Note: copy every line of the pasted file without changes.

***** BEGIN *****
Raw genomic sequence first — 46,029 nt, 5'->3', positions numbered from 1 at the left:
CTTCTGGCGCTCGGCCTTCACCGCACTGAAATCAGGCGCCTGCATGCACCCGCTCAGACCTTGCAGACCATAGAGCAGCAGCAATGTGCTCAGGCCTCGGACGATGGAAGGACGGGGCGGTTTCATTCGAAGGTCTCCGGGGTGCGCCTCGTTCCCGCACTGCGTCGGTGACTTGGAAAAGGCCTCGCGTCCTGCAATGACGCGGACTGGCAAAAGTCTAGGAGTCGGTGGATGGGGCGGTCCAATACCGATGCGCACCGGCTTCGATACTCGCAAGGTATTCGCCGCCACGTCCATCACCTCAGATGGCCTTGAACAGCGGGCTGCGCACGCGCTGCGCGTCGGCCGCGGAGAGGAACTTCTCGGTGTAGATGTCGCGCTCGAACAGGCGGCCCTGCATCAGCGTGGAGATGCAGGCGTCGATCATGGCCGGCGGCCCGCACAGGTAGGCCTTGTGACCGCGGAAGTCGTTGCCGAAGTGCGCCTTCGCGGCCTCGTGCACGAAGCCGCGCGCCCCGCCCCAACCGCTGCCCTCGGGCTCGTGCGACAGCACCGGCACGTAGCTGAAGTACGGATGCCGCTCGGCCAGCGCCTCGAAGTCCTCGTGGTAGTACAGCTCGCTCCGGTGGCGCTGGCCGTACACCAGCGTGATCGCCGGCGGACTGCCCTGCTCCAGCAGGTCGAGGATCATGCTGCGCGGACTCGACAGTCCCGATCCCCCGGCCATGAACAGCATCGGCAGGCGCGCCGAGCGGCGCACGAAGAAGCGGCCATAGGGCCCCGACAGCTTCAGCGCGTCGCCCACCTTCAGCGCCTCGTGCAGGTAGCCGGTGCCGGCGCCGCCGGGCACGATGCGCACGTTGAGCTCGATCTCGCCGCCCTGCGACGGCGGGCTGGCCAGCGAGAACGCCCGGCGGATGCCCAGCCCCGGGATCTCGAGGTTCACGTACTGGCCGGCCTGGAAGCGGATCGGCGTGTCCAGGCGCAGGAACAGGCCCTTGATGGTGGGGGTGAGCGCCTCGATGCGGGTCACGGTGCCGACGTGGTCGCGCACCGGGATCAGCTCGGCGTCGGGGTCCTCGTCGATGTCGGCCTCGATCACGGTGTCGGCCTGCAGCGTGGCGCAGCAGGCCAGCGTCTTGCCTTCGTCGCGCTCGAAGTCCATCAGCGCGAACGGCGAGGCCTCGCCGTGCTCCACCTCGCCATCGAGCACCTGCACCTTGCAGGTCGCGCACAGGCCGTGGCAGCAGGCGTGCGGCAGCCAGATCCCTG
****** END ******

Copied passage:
Raw genomic sequence first — 46,029 nt, 5'->3', positions numbered from 1 at the left:
CTTCTGGCGCTCGGCCTTCACCGCACTGAAATCAGGCGCCTGCATGCACCCGCTCAGACCTTGCAGACCATAGAGCAGCAGCAATGTGCTCAGGCCTCGGACGATGGAAGGACGGGGCGGTTTCATTCGAAGGTCTCCGGGGTGCGCCTCGTTCCCGCACTGCGTCGGTGACTTGGAAAAGGCCTCGCGTCCTGCAATGACGCGGACTGGCAAAAGTCTAGGAGTCGGTGGATGGGGCGGTCCAATACCGATGCGCACCGGCTTCGATACTCGCAAGGTATTCGCCGCCACGTCCATCACCTCAGATGGCCTTGAACAGCGGGCTGCGCACGCGCTGCGCGTCGGCCGCGGAGAGGAACTTCTCGGTGTAGATGTCGCGCTCGAACAGGCGGCCCTGCATCAGCGTGGAGATGCAGGCGTCGATCATGGCCGGCGGCCCGCACAGGTAGGCCTTGTGACCGCGGAAGTCGTTGCCGAAGTGCGCCTTCGCGGCCTCGTGCACGAAGCCGCGCGCCCCGCCCCAACCGCTGCCCTCGGGCTCGTGCGACAGCACCGGCACGTAGCTGAAGTACGGATGCCGCTCGGCCAGCGCCTCGAAGTCCTCGTGGTAGTACAGCTCGCTCCGGTGGCGCTGGCCGTACACCAGCGTGATCGCCGGCGGACTGCCCTGCTCCAGCAGGTCGAGGATCATGCTGCGCGGACTCGACAGTCCCGATCCCCCGGCCATGAACAGCATCGGCAGGCGCGCCGAGCGGCGCACGAAGAAGCGGCCATAGGGCCCCGACAGCTTCAGCGCGTCGCCCACCTTCAGCGCCTCGTGCAGGTAGCCGGTGCCGGCGCCGCCGGGCACGATGCGCACGTTGAGCTCGATCTCGCCGCCCTGCGACGGCGGGCTGGCCAGCGAGAACGCCCGGCGGATGCCCAGCCCCGGGATCTCGAGGTTCACGTACTGGCCGGCCTGGAAGCGGATCGGCGTGTCCAGGCGCAGGAACAGGCCCTTGATGGTGGGGGTGAGCGCCTCGATGCGGGTCACGGTGCCGACGTGGTCGCGCACCGGGATCAGCTCGGCGTCGGGGTCCTCGTCGATGTCGGCCTCGATCACGGTGTCGGCCTGCAGCGTGGCGCAGCAGGCCAGCGTCTTGCCTTCGTCGCGCTCGAAGTCCATCAGCGCGAACGGCGAGGCCTCGCCGTGCTCCACCTCGCCATCGAGCACCTGCACCTTGCAGGTCGCGCACAGGCCGTGGCAGCAGGCGTGCGGCAGCCAGATCCCTG